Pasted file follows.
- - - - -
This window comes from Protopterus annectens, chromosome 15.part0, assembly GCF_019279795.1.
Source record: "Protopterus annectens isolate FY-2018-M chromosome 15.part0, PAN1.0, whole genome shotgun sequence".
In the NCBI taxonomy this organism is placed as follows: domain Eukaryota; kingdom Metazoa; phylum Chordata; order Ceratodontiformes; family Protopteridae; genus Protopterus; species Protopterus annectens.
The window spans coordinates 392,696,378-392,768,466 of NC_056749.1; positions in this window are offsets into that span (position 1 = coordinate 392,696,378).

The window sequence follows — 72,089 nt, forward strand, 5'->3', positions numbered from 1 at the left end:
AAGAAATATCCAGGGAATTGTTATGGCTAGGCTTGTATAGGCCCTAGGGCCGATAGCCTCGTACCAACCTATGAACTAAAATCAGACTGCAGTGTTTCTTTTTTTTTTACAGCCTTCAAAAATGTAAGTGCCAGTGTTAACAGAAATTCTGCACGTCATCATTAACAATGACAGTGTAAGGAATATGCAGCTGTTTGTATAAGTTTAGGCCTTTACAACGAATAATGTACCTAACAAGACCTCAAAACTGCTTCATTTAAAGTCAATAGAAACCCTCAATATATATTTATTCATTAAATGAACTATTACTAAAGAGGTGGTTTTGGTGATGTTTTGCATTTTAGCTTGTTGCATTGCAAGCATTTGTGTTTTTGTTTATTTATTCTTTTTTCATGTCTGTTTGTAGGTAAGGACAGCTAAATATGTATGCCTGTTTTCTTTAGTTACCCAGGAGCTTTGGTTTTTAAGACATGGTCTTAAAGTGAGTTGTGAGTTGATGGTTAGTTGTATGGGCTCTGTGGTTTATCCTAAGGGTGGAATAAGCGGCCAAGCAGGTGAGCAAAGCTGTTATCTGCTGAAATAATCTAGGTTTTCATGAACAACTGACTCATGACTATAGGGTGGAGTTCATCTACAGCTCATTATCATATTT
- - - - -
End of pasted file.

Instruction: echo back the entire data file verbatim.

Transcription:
This window comes from Protopterus annectens, chromosome 15.part0, assembly GCF_019279795.1.
Source record: "Protopterus annectens isolate FY-2018-M chromosome 15.part0, PAN1.0, whole genome shotgun sequence".
In the NCBI taxonomy this organism is placed as follows: domain Eukaryota; kingdom Metazoa; phylum Chordata; order Ceratodontiformes; family Protopteridae; genus Protopterus; species Protopterus annectens.
The window spans coordinates 392,696,378-392,768,466 of NC_056749.1; positions in this window are offsets into that span (position 1 = coordinate 392,696,378).

The window sequence follows — 72,089 nt, forward strand, 5'->3', positions numbered from 1 at the left end:
AAGAAATATCCAGGGAATTGTTATGGCTAGGCTTGTATAGGCCCTAGGGCCGATAGCCTCGTACCAACCTATGAACTAAAATCAGACTGCAGTGTTTCTTTTTTTTTTACAGCCTTCAAAAATGTAAGTGCCAGTGTTAACAGAAATTCTGCACGTCATCATTAACAATGACAGTGTAAGGAATATGCAGCTGTTTGTATAAGTTTAGGCCTTTACAACGAATAATGTACCTAACAAGACCTCAAAACTGCTTCATTTAAAGTCAATAGAAACCCTCAATATATATTTATTCATTAAATGAACTATTACTAAAGAGGTGGTTTTGGTGATGTTTTGCATTTTAGCTTGTTGCATTGCAAGCATTTGTGTTTTTGTTTATTTATTCTTTTTTCATGTCTGTTTGTAGGTAAGGACAGCTAAATATGTATGCCTGTTTTCTTTAGTTACCCAGGAGCTTTGGTTTTTAAGACATGGTCTTAAAGTGAGTTGTGAGTTGATGGTTAGTTGTATGGGCTCTGTGGTTTATCCTAAGGGTGGAATAAGCGGCCAAGCAGGTGAGCAAAGCTGTTATCTGCTGAAATAATCTAGGTTTTCATGAACAACTGACTCATGACTATAGGGTGGAGTTCATCTACAGCTCATTATCATATTT